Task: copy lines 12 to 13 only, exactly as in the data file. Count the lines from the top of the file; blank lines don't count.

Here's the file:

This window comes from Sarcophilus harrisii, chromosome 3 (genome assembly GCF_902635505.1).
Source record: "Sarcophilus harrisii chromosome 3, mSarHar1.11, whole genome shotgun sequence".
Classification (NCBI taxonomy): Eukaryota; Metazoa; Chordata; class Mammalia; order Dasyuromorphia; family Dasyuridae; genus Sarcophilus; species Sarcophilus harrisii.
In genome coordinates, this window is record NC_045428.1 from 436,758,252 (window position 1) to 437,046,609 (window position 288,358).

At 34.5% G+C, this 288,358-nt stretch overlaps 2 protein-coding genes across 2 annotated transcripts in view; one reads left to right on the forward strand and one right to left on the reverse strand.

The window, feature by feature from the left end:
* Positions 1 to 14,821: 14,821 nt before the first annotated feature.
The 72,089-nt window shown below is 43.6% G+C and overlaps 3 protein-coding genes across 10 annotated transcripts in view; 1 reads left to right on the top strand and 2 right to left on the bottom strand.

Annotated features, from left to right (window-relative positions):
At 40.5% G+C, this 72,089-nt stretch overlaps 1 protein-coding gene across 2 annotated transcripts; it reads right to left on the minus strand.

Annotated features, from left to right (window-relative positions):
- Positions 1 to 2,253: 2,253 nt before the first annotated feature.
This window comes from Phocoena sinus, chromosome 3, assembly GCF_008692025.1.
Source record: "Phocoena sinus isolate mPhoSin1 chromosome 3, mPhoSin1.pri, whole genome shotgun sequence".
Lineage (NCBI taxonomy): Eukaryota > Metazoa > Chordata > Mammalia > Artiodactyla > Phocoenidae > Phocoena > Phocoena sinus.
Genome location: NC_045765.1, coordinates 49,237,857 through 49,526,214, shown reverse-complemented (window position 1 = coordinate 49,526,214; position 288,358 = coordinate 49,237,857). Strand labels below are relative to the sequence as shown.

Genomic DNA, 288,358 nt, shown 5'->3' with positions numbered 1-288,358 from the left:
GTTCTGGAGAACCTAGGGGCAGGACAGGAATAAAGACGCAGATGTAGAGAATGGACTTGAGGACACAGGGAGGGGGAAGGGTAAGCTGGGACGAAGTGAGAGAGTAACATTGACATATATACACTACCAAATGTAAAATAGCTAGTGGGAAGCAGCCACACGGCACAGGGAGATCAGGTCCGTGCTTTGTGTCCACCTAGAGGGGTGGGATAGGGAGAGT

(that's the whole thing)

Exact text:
- Positions 1 to 2,253: 2,253 nt before the first annotated feature.
This window comes from Phocoena sinus, chromosome 3, assembly GCF_008692025.1.